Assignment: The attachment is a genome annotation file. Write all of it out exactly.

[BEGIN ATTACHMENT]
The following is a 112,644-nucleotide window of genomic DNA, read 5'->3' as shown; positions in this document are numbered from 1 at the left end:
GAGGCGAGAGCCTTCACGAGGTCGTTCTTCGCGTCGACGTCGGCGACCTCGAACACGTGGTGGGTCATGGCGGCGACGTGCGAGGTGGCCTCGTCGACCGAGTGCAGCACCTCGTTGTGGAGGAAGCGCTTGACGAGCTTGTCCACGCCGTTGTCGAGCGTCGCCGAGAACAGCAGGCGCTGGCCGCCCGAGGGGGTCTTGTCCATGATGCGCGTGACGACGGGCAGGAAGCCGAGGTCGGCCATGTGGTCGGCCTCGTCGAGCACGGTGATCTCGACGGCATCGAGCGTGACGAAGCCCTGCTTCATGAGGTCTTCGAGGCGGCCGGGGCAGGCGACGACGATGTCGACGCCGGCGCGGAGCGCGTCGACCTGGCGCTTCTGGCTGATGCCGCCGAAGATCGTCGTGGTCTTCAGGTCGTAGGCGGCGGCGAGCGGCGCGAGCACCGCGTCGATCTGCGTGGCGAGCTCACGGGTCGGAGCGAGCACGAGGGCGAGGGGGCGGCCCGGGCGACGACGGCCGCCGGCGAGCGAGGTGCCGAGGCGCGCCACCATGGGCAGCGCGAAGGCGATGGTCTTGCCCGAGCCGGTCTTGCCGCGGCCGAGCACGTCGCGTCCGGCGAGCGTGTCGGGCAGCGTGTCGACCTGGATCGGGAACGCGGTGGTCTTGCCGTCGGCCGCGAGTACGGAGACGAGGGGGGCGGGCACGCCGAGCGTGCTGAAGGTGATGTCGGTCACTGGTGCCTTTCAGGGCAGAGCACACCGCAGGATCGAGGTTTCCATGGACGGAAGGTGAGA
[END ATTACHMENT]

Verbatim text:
The following is a 112,644-nucleotide window of genomic DNA, read 5'->3' as shown; positions in this document are numbered from 1 at the left end:
GAGGCGAGAGCCTTCACGAGGTCGTTCTTCGCGTCGACGTCGGCGACCTCGAACACGTGGTGGGTCATGGCGGCGACGTGCGAGGTGGCCTCGTCGACCGAGTGCAGCACCTCGTTGTGGAGGAAGCGCTTGACGAGCTTGTCCACGCCGTTGTCGAGCGTCGCCGAGAACAGCAGGCGCTGGCCGCCCGAGGGGGTCTTGTCCATGATGCGCGTGACGACGGGCAGGAAGCCGAGGTCGGCCATGTGGTCGGCCTCGTCGAGCACGGTGATCTCGACGGCATCGAGCGTGACGAAGCCCTGCTTCATGAGGTCTTCGAGGCGGCCGGGGCAGGCGACGACGATGTCGACGCCGGCGCGGAGCGCGTCGACCTGGCGCTTCTGGCTGATGCCGCCGAAGATCGTCGTGGTCTTCAGGTCGTAGGCGGCGGCGAGCGGCGCGAGCACCGCGTCGATCTGCGTGGCGAGCTCACGGGTCGGAGCGAGCACGAGGGCGAGGGGGCGGCCCGGGCGACGACGGCCGCCGGCGAGCGAGGTGCCGAGGCGCGCCACCATGGGCAGCGCGAAGGCGATGGTCTTGCCCGAGCCGGTCTTGCCGCGGCCGAGCACGTCGCGTCCGGCGAGCGTGTCGGGCAGCGTGTCGACCTGGATCGGGAACGCGGTGGTCTTGCCGTCGGCCGCGAGTACGGAGACGAGGGGGGCGGGCACGCCGAGCGTGCTGAAGGTGATGTCGGTCACTGGTGCCTTTCAGGGCAGAGCACACCGCAGGATCGAGGTTTCCATGGACGGAAGGTGAGA